Heritage, Volume 4, Number 3, Winter 1986 Page: 38

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Alamo Images: Changing Perceptions of a Texas Experience

Alamo Images: Changing Perceptions of a
Texas Experience; An Exhibition at the DeGolyer
Library, Southern Methodist University,
Dallas, Texas, November 16, 1985March
14, 1986. By Susan Prendergast
Schoelwer with Tom W. Glaser, foreword
by Clifton H. Jones, introduction by Paul
Andrew Hutton (Dallas: DeGolyer Library
and Southern Methodist University
Press, 1985) 223 pages, illustrated.
In 1979 Arizona governor Bruce Babbitt
commented, "The Alamo is a symbol
of the problem in our relationship with
Mexico . . . a sacred symbol to Texans
and an extension of the American ideal.
But to Mexico, it's a symbol of territory
lost, a nation plundered by overbearing
gringo neighbors." Babbitt's statement
drew strong criticism from editors and
politicians who sensed the remark as devaluing
the sacrifice of the heroes of the
Texas Revolution.
The Alamo has attracted public attention
and sentiment that outweigh its strategical
role in the revolution, according
to Jones; the Battle of San Jacinto was of
greater importance but has never had the
symbolic prominence of the Alamo. The
Alamo has become more than a conflict

in the war against Mexico-it has become,
according to Hutton, "A powerful
mythic saga . . . embraced by a people
and characterizing them, expressing
shared beliefs and cultural symbols. As
a creation myth for Texans, the Alamo
helps define them as a people."
Alamo Images attempts to explore that
myth, and in reflecting on how the myth
developed, suggest something about
Texan culture. The four chapters of the
book cover the history of the building
from its origin as a mission to the present,
including the seige in 1836, the combatants
at the Alamo, and the role the Alamo
has played in American culture. The
subject is complex. There were no survivors
in the nineteenth-century understanding
of the word, for no AngloAmerican
males lived; the Tejanos and
blacks were not considered credible witnesses,
and Susanna Dickinson did not
see the proceedings from her shelter. The
absence of primary accounts has left
"others free to reconstruct a history based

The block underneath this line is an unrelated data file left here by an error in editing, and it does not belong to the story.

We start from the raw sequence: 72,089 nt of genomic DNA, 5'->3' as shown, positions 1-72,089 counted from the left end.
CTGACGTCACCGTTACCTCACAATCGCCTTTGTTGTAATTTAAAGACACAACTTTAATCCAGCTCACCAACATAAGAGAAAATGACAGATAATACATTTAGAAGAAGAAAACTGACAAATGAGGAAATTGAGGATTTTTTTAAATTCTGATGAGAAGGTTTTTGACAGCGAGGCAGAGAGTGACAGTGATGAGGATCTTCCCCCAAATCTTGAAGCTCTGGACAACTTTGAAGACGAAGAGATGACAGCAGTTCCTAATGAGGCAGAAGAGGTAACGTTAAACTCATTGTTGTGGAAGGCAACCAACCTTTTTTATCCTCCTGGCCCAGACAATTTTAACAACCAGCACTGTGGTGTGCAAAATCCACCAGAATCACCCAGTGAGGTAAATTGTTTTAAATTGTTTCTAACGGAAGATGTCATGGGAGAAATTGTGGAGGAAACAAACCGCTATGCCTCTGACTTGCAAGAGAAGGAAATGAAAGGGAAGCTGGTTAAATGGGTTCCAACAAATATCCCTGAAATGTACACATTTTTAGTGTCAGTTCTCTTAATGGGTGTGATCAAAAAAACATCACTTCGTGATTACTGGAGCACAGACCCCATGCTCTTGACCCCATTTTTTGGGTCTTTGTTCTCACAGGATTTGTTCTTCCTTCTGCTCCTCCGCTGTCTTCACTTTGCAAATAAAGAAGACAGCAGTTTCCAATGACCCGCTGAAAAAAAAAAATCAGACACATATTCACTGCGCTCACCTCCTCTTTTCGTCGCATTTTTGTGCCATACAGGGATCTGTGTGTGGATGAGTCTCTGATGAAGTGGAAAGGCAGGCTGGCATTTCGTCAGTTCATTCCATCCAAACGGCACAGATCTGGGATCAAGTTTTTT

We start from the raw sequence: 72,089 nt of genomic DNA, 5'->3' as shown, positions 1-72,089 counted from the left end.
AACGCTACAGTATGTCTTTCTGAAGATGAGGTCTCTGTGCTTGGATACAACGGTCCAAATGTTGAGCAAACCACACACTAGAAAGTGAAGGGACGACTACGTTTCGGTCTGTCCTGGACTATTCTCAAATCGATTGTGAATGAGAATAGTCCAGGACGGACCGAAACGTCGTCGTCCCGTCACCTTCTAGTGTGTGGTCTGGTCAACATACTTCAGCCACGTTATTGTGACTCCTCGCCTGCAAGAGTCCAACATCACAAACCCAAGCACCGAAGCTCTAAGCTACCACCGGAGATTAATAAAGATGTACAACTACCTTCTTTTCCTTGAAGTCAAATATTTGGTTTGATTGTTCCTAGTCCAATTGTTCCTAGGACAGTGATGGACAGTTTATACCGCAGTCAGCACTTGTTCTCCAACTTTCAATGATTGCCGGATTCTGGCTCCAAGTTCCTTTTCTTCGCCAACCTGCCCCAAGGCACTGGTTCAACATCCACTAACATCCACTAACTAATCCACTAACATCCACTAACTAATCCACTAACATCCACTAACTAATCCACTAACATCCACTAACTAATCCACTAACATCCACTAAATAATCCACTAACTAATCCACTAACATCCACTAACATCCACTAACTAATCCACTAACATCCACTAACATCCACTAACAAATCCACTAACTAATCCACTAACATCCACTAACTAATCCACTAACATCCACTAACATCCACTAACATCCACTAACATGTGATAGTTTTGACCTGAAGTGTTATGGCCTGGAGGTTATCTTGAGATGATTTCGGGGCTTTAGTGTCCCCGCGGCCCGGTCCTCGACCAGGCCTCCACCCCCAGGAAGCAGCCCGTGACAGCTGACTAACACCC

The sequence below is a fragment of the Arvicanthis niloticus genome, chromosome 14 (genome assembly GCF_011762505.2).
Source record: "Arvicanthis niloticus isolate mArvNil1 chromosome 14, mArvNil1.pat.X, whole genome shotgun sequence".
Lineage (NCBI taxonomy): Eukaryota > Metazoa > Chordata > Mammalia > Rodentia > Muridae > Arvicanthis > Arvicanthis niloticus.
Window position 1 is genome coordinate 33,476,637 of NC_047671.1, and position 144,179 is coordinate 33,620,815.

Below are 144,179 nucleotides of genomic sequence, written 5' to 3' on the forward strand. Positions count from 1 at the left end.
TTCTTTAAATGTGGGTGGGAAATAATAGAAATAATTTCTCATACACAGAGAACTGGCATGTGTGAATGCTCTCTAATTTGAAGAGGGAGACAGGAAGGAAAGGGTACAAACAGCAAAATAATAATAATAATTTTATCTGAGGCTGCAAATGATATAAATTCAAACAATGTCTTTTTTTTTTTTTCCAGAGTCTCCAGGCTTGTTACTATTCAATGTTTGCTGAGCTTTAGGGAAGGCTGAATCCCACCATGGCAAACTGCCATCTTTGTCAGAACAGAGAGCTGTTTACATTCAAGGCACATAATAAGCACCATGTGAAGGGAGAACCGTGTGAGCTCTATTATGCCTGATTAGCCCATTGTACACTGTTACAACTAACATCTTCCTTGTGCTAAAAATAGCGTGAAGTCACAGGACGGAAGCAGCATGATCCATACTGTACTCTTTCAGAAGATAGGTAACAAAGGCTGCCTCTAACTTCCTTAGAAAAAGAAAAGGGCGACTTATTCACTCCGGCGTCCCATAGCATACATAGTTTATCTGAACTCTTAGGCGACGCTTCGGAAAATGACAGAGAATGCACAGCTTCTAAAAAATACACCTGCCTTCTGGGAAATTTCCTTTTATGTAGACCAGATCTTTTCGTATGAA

more frequently on conjecture and imagination
than upon verifiable evidence."

The relationship between AngloAmerican
and the Tejanos in the Alamo
myth is an important aspect of the book.
Schoelwer and GlIser balance their book
between the traditional interpretation of
the Alamo as symbol of freedom fighters
overthrowing the tyrannical dictatorship
of Santa Anna and the alternative view
of the Alamo heroes as greedy, landgrabbing
revolutionaries who sought to
spread the slavocracy of the South.
Schoelwer notes, "The Alamo as it exists
today is but one vision of its past-an enshrinement
of one brief moment out of a
long and complex history."
A great deal of that vision is a result of
Anglo-American influence. The familiar
and, iconographically, the most prominant
part of the buildng-the arched gable
of the church-was added some fifteen
years after the battle in a style "more
reminiscent of urban Dutch architecture
than of Spanish Baroque ecclesiastical
buildings." Some eighty years after the
revolution, the "Second Battle of the Alamo"
was waged to see who would control
the site.


Texas Historical Foundation
Essay by Stephen Harrigan
$35.00 cloth
150 photographs, 40 in color

Texas Historical Foundation
Essay by William A. Owens
Picture research and captions
by Richard Pearce-Moses
$29.95 cloth
350 photographs

These two magnificent volumes are a result
of a special sesquicentennial project sponsored
by the Texas Historical Foundation and
supported by a generous grant from Du Pont
and Conoco, its energy subsidiary. The Texas
Historical Foundation will donate part of the
proceeds from the sales of these books to the
restoration of the Texas Capitol.
Historic Texas and Contemporary Texas are
also available together in a beautiful cloth
slipcase edition for $65.00.

Available from
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Texas Historical Foundation. Heritage, Volume 4, Number 3, Winter 1986, periodical, 1986; Austin, Texas. (texashistory.unt.edu/ark:/67531/metapth45440/m1/38/ocr/: accessed March 23, 2017), University of North Texas Libraries, The Portal to Texas History, texashistory.unt.edu; crediting Texas Historical Foundation.